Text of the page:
'The Times' to make way for Titanic

Stop Press


Once it was the pressroom of The New York Times, a dirty, cavernous sub-basement where huge machines shook the building above. Now it will be a home to the glamour of King Tut and the Titanic.

Two years after The Times left its longtime headquarters on West 43rd Street in Manhattan, the basement of that building is being converted into a 60,000-square-foot space for large-scale exhibitions of art and historical artifacts. Called Discovery Times Square Exposition, it will open on June 24 with two shows, ‘Titanic: The Artifact Exhibition’ and ‘Lucy’s Legacy: The Hidden Treasures of Ethiopia,’ featuring the 3.2-million-year-old fossil remains of the female hominid known as Lucy. ‘Tutankhamun and the Golden Age of the Pharaohs,’ an expanded version of the show that has been touring North America since 2005, is to open next spring.

“It is a museum-quality venue,” said James Sanna, president of Running Subway Productions, which will operate the space in a tourist-packed area.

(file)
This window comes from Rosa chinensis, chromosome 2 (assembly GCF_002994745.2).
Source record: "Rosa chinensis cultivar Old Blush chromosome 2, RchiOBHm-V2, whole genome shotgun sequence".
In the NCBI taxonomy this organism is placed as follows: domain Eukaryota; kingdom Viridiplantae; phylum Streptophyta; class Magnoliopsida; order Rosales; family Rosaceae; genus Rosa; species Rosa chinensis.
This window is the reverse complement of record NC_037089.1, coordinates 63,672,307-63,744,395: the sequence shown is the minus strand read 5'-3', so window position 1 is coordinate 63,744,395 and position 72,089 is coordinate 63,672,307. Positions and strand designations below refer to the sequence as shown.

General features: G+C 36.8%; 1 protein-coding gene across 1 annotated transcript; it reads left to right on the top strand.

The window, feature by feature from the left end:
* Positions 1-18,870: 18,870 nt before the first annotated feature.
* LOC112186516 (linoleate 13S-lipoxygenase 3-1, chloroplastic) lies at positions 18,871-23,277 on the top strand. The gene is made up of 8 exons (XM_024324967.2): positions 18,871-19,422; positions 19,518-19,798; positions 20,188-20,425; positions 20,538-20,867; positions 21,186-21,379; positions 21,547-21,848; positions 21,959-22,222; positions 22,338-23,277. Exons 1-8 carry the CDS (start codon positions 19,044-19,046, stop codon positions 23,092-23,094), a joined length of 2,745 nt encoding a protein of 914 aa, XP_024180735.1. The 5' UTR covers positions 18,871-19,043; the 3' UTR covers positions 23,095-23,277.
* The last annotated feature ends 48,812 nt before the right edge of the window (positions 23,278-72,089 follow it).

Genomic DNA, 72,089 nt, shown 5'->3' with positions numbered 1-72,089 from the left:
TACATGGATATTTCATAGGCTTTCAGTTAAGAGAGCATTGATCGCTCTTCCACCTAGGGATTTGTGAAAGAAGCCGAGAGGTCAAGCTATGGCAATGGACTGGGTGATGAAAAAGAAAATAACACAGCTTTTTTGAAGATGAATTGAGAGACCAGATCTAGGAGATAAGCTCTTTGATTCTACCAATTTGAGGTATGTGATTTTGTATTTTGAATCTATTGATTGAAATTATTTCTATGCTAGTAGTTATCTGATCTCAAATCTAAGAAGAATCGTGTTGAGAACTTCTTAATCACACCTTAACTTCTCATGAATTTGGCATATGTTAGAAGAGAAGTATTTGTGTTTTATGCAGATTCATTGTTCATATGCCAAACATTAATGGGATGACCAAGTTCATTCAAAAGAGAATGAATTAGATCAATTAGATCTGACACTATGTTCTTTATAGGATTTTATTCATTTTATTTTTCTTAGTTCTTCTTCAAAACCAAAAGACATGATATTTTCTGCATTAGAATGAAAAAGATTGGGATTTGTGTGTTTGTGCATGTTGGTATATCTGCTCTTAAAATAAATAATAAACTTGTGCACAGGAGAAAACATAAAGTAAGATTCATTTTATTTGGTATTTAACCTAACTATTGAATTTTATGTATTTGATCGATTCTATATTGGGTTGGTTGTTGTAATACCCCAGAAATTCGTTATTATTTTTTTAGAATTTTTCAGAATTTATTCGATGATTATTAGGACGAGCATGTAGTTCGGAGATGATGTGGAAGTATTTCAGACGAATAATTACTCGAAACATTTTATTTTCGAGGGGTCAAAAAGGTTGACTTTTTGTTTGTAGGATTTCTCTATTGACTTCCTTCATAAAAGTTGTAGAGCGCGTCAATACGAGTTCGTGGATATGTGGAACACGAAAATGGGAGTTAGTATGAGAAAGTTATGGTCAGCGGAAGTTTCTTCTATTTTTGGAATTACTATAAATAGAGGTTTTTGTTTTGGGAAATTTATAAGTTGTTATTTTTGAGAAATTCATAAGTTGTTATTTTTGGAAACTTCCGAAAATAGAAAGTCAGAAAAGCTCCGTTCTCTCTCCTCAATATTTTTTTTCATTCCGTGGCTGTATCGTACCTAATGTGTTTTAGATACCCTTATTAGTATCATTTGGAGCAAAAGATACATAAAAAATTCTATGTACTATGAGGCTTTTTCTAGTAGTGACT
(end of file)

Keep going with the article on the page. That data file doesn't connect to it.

The enterprise is a partnership between Running Subway — a New York production company whose projects have included the Rock and Roll Hall of Fame Annex NYC — and the Discovery Channel, which will contribute video to the shows and share in marketing and other expenses, said Tom Cosgrove, Discovery’s chief operating officer.

Running Subway has taken out a 20-year lease and spent “tens of millions of dollars” on construction since spring 2008, Sanna said. The Times sold the building in 2004 and moved into its new tower, a few blocks away on Eighth Avenue, in mid-2007.

The new Times Square space will also allow exhibitors to avoid the restrictions of museums. The King Tut exhibition was turned down by many museums, including the Metropolitan Museum of Art in New York and the Philadelphia Museum of Art, because its organisers wanted to charge additional admission fees. Each show at the Discovery Times Square Exposition will cost $19.50 for adults and $17.50 for children.

The Times was last printed in the building in 1997. (It is now produced for the New York region in College Point, Queens.) But Sanna said Discovery Times Square Exposition would preserve some of the pressroom’s industrial look. “It may have been grimy,” Sanna said, “but it had a raw beauty to it.”

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